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What are some considerations from moving from an E-2 Visa to EB-5? Can I move from E-2 to EB-5?

By February 9, 2021March 16th, 2021E-2 Visa, EB-5 Visa, Immigration, Investor Visas

Many that are on an E-2 visa ask the questions:  How do I Convert my E-2 visa to a Green Card?  What is the EB-5 Direct Program?

An E-2 visa does not lead to a green card but if you are eligible for a green card category, you can apply.  Many that are on an E-2 visa consider the green card category of EB-5, and this can be a viable option.  You can find out more about the EB-5 requirements by clicking here.  While the E-2 and EB-5 visas are similar, there are some stark differences.  When an E-2 visa applicants consider applying for an EB-5 green card, there are some unique considerations.  You can find out more about the differences between an E-2 visa and EB-5 visa by clicking here.   These considerations are summarized below.

The Entity must be in a Targeted Employment Area (TEA) every time you Invest Money

To invest the lower dollar amount of $900,000, the business must be in a Targeted Employment Area (TEA).  This is defined as either a rural area, or an area where the unemployment rate is 1.5 times the national average.

In the past, it was easy to classify business location as a TEA. Even many locations in Manhattan could be classified as a TEA given the method used to calculate it. Now, the TEA designation is made by the Federal Government only. As such, it will be much more difficult to classify many locations as TEAs and many investments will require $1,800,000 to qualify.

When moving from an E-2 to EB-5, the investment is often made over time.  One very important thing to consider is that if you plan to invest the lower amount of $900,000, the entity must be in a TEA at the time each investment has been made. For example, if someone invested $200,000 every year for 5 years, the entity would have to be located in a TEA each time the investment was made. If not, the full $1,800,000 investment must be made.

Investment Can be Made Over Time & Made from Personal Funds

USCIS allows investments to be made over time, instead of the full investment up front. For example, let us say that someone made part of an E-2 investment every year over 5 years and then now wants to apply for an EB-5. While the investment can be made at different times, the investment must always come from your personal funds rather than profits or revenue made by the business.  For E-2 visas, it is fine to invest through other entities, but this is not acceptable for EB-5 investments.  For example, for an E-2, a person could in invest in an LLC and then that LLC could own the E-2 enterprise.  This would not work for an EB-5 investment as the investment must come from the investor personally rather than from an entity.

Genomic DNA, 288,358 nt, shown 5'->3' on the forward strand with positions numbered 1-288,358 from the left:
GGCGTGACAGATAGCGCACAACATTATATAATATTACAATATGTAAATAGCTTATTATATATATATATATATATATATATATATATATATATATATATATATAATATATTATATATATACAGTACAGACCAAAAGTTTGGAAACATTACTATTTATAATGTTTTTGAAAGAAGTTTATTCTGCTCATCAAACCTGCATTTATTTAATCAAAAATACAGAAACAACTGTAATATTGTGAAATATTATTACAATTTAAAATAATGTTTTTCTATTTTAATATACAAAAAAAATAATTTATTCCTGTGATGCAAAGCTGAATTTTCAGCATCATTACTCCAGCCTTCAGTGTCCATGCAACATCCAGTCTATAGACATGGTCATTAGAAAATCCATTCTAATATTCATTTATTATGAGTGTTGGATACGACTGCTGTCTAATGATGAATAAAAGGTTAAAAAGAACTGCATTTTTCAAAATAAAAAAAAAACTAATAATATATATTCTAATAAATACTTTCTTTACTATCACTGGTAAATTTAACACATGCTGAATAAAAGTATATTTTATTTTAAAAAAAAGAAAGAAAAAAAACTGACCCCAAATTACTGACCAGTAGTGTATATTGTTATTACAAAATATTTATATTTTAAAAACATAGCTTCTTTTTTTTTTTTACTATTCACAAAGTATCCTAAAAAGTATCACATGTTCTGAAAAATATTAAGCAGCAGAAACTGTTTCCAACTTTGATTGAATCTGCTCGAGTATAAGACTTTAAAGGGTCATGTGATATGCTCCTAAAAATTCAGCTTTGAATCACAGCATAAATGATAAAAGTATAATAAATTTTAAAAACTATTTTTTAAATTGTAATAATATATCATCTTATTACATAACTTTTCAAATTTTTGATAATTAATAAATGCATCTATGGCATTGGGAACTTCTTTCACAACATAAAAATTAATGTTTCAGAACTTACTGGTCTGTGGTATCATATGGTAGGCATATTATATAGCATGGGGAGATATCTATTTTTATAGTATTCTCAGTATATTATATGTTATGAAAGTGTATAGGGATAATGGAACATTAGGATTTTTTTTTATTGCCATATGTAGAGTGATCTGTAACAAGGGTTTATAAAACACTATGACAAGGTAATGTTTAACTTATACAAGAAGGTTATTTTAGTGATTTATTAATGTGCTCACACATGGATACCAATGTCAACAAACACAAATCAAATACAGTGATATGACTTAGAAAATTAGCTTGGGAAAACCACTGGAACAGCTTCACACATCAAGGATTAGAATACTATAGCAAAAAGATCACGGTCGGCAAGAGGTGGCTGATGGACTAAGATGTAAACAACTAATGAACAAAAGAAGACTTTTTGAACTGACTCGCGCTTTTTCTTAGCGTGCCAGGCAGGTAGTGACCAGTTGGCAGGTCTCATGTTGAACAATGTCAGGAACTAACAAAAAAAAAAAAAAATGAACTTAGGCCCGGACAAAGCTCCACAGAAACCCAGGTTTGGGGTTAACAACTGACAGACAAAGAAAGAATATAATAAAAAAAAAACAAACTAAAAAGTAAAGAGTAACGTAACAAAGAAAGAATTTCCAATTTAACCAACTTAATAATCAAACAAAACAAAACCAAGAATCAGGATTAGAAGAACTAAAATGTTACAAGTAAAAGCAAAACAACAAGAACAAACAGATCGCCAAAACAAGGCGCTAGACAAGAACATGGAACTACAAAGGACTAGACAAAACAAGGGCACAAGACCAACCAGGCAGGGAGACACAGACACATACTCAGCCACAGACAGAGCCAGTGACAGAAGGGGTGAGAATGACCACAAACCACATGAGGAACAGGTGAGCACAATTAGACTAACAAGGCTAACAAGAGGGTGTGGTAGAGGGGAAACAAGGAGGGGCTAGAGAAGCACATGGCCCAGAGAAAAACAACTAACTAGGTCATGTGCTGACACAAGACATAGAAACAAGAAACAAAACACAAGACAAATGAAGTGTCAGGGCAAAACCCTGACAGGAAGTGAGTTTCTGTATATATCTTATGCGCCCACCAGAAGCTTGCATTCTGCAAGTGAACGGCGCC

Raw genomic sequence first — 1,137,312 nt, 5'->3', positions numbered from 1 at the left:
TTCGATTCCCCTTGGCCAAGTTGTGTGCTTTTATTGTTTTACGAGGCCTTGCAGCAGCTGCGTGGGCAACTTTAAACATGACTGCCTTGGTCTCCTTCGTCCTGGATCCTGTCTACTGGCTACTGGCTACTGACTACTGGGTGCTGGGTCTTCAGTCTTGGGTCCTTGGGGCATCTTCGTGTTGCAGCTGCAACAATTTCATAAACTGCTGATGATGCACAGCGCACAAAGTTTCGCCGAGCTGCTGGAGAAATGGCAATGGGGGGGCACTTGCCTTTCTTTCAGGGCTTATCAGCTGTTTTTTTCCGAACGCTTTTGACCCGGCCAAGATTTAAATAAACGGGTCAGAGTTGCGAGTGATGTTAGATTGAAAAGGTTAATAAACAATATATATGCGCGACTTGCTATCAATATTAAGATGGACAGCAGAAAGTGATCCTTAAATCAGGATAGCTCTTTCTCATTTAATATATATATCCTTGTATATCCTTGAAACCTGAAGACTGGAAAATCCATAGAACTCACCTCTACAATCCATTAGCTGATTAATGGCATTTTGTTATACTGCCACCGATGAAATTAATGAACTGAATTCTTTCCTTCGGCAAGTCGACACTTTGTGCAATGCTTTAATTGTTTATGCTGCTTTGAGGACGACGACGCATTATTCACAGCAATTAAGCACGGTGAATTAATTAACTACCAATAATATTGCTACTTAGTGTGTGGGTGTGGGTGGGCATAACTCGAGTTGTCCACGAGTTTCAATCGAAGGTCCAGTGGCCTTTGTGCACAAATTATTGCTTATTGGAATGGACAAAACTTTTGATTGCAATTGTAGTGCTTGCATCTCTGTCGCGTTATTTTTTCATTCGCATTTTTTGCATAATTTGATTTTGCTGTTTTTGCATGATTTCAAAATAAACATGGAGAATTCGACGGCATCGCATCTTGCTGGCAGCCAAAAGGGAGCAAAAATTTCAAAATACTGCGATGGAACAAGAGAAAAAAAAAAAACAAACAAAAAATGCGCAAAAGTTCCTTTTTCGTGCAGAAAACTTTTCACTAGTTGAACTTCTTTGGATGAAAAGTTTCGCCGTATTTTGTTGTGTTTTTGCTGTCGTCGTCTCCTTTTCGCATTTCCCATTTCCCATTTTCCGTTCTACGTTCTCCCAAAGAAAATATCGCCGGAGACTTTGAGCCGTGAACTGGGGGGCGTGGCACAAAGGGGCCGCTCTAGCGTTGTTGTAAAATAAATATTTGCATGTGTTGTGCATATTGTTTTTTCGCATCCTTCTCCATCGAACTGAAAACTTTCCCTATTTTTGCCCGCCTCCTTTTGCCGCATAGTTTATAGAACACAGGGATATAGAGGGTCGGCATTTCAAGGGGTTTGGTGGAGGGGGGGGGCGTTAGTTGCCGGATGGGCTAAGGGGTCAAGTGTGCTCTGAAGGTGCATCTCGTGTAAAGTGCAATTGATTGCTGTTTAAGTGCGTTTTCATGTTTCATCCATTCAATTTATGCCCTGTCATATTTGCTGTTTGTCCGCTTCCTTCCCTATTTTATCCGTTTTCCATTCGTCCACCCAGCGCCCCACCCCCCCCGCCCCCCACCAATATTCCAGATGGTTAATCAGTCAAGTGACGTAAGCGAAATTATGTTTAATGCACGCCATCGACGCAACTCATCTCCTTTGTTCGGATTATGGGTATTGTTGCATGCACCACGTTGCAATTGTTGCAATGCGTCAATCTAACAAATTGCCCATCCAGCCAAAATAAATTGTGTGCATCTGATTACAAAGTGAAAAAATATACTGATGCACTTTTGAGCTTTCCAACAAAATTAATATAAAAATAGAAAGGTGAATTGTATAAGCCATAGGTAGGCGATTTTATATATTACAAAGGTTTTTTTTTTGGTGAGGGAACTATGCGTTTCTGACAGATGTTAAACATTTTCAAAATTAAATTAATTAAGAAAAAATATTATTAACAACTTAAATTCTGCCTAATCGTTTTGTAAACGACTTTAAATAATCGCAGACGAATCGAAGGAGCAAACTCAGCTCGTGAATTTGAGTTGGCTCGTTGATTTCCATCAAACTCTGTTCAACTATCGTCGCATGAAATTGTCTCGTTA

Retained Earnings does not Count Towards Investment

Company profit or retained earnings does not count towards additional investment as the investment must be your personal investment.  For example, let us say you have an E-2 company that made 2 million dollars net income in a year.  In this case, you cannot take the money that is in retained earnings, spend it, and claim that this is part of your investment. Instead, you would have to take the amount as a distribution, pay tax on it, and then reinvest the money in the business.

Location Changes

USCIS does not mandate hat a business remain at the same location for the entire conditional residency period. However, if the project is a TEA project, the new location of the business must also be a TEA, otherwise the investor will have to invest the additional funds.  As such, if someone moves across the street, this may not be a problem but if they move to another city or State, they may lose the TEA status.

You can only use the Funds on Certain things

You can only use the EB-5 funds for certain things where the E-2 funds are more flexible.  Specifically, for EB-5, there must be a nexus between the investment and job creation and the investment should be used for job creation.  You also cannot use the funds to pay administrative fees, legal fees, finders’ fees and similar expenses.  You must also be careful that the investment made is not used to pay the investor. (eg. bonus or salary).   Like for E-2 visas, the investment can be cash or other assets including Intellectual property.

Business Purchases are usually not permitted for EB-5

For E-2 visas, it is fine to use investment funds to buy an existing business.  Normally, the buyer will pay the seller for either shares or assets. This does not work for EB-5 as the funds are not being used for job creation.

The job requirements for EB-5 are very strict.

  • You need 10 Jobs
    • Must be Full -time – minimum 35 hours a week
    • Must be employees of the company
    • Must be W-2 employees, not independent Contractors
    • Must be Green card holders or Citizens
    • Must be permanent positions, not temporary (at least 2 years)
    • You must show you will create the jobs within 2.5 years after your petition has been approved.
  • No indirect jobs but you could consider partnering with a regional center

Source of Funds

We normally spend very little time on source of funds for E-2 visas but the source of funds requirement for EB-5 is extensive.  You can find out more about source of funds here.

Timing

EB-5 requires very careful planning as the petitions take years to adjudicate. E-2 petitions can usually be adjudicated in a few months.

You can find out more about the EB-5 direct investment by clicking here.

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